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manufactures containers used in the food industry. Its major product are containers that transport Fortune Cookies from the manufacturer to (primarily) Chinese restaurants in various parts of the United States. In response to requests from these restaurants, FCI has developed a new container that protects large shipments of Fortune Cookies to be delivered to its client restaurants.

The new container costs more per unit than the conventional container that has been in use for many years; thus, use of the new container can be justified only by there being lower product breakage when the new container is used. FCI's management, therefore, will be willing to use the new container on a regular basis only if convincing evidence can be provided that indeed the product breakage is lower with the use of the new container.

FCI hired a consulting firm, Wang & Wu, to examine the issue. It told the consulting firm that it wanted an accurate estimate of the product breakage using the new container. Specifically, FCI stated that it wanted an estimate of the number of broken Fortune Cookies per container within one Fortune Cookie, with a probability/confidence of .99.

An initial report from the consulting company indicated that an estimate satisfying the conditions/requirements stated will cost \$100,000. The manner of collecting data involved shipping the Fortune Cookies through the distribution system in a way that mirrors, to the degree possible, the actual distribution pattern of FCI. Preliminary studies suggested that the cost of conducting the study would be \$200 per container.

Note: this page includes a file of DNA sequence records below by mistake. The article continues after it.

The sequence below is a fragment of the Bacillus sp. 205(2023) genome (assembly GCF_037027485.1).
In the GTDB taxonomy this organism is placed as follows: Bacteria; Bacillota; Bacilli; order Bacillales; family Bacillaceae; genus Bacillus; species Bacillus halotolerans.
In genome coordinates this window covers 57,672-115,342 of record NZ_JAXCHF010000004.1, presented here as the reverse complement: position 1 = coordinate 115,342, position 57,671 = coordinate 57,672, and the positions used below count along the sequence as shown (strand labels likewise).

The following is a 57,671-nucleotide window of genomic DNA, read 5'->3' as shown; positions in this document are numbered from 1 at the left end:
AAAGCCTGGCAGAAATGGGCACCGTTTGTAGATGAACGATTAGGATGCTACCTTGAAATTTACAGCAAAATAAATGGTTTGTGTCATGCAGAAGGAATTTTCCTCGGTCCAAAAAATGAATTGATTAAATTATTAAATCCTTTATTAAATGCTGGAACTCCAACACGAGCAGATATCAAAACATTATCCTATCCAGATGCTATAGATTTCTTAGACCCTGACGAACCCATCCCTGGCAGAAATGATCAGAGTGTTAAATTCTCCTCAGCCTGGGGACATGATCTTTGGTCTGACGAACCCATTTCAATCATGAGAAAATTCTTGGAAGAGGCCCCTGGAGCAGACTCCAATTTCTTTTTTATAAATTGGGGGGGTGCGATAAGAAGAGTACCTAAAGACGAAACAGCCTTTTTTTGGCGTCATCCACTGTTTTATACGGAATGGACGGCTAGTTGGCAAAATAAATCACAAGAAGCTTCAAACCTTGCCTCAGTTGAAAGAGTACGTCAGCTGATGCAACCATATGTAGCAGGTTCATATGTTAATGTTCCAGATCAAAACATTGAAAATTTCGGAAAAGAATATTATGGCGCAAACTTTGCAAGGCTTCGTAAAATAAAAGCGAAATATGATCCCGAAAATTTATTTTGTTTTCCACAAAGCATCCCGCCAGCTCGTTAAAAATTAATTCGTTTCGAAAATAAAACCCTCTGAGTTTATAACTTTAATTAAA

In forming its initial report the consulting firm examined the product breakage in 20 new containers. Results are summarized in the Excel output table below:

Column1

Mean

25

Standard Error

1.96

Median

24.5

Mode

23

Standard Deviation

8.748

Sample Variance

76.53

Kurtosis

-0.86

Skewness

0.13

Range

29

Minimum

11

Maximum

40

Sum

500

Count

20

Confidence Level(95.0%)

4.09

Q1) Based on these 20 data points, what is a 95% confidence interval for the true average number of broken cookies per box?

Q2) Using these preliminary data, with the approximation [for the rest of the problem] that the true s = s ["Standard Deviation"] above, would you say that the cost estimate of \$100,000 provided by the consulting firm appears to be reasonable from FCI's perspective?

Q3) Suppose that FCI establishes a limit of \$15,000 (i.e., refusing to spend \$100,000) for the estimation process. How might FCI compromise its requirements of accuracy and confidence to accommodate this \$15,000 budget? Specifically,

i) if FCI wishes to retain 99% confidence in its interval, what will be the precision that replaces "within one Fortune Cookie" that FCI must settle for?

ii) if FCI wishes, instead, to retain the precision of "within one Fortune Cookie," what will be the lower confidence level that FCI must settle for?

iii)] if instead of either of the above choices, FCI decides to compromise on both aspects, the confidence level and the precision, and decides to have 95% confidence, what will be the precision of the interval?

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